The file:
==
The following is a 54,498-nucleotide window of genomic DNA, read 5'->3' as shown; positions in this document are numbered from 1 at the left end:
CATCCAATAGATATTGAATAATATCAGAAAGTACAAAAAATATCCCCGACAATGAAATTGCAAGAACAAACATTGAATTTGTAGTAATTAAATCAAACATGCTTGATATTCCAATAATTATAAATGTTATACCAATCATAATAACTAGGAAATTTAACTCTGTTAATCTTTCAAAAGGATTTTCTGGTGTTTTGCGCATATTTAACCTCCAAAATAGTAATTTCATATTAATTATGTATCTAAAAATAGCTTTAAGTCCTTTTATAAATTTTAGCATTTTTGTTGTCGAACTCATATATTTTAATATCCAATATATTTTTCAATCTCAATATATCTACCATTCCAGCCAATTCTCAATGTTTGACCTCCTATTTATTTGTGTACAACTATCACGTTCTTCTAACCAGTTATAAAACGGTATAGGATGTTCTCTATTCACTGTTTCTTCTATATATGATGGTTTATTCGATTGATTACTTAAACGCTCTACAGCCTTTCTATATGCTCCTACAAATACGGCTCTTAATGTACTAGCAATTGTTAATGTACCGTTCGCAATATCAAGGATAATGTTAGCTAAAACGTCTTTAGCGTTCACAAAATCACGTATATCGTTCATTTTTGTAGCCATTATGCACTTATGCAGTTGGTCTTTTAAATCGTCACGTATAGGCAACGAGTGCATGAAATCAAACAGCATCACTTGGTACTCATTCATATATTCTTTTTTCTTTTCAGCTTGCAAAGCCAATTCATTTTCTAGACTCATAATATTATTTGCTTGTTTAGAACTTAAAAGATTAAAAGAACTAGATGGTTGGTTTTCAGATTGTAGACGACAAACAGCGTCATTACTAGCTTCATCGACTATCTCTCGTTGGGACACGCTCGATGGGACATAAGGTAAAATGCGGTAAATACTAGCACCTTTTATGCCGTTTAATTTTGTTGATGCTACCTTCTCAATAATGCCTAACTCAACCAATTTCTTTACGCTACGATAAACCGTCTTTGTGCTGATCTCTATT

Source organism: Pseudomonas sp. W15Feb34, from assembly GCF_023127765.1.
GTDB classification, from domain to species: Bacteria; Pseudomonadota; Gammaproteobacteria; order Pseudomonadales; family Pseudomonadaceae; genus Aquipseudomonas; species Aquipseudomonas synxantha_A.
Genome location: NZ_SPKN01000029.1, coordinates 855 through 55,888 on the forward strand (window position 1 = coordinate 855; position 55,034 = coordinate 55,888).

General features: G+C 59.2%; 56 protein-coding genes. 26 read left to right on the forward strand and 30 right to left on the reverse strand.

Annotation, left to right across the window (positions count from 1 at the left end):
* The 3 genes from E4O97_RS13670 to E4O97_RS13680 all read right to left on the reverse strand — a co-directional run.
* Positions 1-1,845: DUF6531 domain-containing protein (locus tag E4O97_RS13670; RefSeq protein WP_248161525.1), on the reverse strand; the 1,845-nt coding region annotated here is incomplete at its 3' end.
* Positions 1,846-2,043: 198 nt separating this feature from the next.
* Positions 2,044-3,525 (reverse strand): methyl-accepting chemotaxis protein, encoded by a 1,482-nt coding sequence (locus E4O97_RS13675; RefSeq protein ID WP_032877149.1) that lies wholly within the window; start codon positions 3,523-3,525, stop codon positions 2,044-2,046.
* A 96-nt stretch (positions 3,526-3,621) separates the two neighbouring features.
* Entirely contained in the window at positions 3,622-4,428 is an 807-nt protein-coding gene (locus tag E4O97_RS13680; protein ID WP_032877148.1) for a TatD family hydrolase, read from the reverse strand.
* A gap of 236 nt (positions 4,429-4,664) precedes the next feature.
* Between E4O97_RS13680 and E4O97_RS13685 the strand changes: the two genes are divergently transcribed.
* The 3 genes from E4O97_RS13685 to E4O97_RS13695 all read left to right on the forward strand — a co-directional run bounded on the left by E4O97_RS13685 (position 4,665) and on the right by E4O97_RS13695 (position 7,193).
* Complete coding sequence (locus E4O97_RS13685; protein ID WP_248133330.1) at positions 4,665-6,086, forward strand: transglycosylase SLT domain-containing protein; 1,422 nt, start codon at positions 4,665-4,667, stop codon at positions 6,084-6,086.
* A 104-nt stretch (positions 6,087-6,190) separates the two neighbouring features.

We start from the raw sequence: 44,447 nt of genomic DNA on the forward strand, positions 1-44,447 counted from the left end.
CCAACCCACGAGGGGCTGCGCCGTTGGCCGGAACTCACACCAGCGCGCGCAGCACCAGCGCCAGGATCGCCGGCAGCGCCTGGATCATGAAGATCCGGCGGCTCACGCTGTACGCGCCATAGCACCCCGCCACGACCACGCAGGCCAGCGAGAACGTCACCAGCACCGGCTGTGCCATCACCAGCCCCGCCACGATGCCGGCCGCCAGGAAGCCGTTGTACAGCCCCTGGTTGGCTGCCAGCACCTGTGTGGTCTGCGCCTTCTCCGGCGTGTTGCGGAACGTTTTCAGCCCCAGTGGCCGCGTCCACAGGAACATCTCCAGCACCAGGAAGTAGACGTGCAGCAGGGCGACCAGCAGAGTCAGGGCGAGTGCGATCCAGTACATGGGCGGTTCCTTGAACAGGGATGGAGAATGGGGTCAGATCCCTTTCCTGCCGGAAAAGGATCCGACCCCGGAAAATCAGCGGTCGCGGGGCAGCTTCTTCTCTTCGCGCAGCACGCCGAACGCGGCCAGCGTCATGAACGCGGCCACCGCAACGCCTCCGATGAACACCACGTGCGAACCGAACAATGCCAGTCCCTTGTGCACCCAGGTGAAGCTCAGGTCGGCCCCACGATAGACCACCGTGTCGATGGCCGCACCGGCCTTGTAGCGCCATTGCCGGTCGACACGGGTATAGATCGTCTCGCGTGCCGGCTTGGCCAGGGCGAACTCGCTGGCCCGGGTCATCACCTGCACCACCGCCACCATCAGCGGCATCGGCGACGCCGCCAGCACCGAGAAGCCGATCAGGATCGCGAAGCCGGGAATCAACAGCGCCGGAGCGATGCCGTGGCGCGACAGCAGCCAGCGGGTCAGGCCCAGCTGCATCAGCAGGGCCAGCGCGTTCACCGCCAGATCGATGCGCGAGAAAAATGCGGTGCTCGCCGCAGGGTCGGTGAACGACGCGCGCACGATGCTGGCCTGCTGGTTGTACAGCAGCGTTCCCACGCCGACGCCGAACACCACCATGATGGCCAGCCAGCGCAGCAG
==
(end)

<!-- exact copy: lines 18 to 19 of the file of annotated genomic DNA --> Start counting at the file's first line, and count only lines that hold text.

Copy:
* A 104-nt stretch (positions 6,087-6,190) separates the two neighbouring features.

We start from the raw sequence: 44,447 nt of genomic DNA on the forward strand, positions 1-44,447 counted from the left end.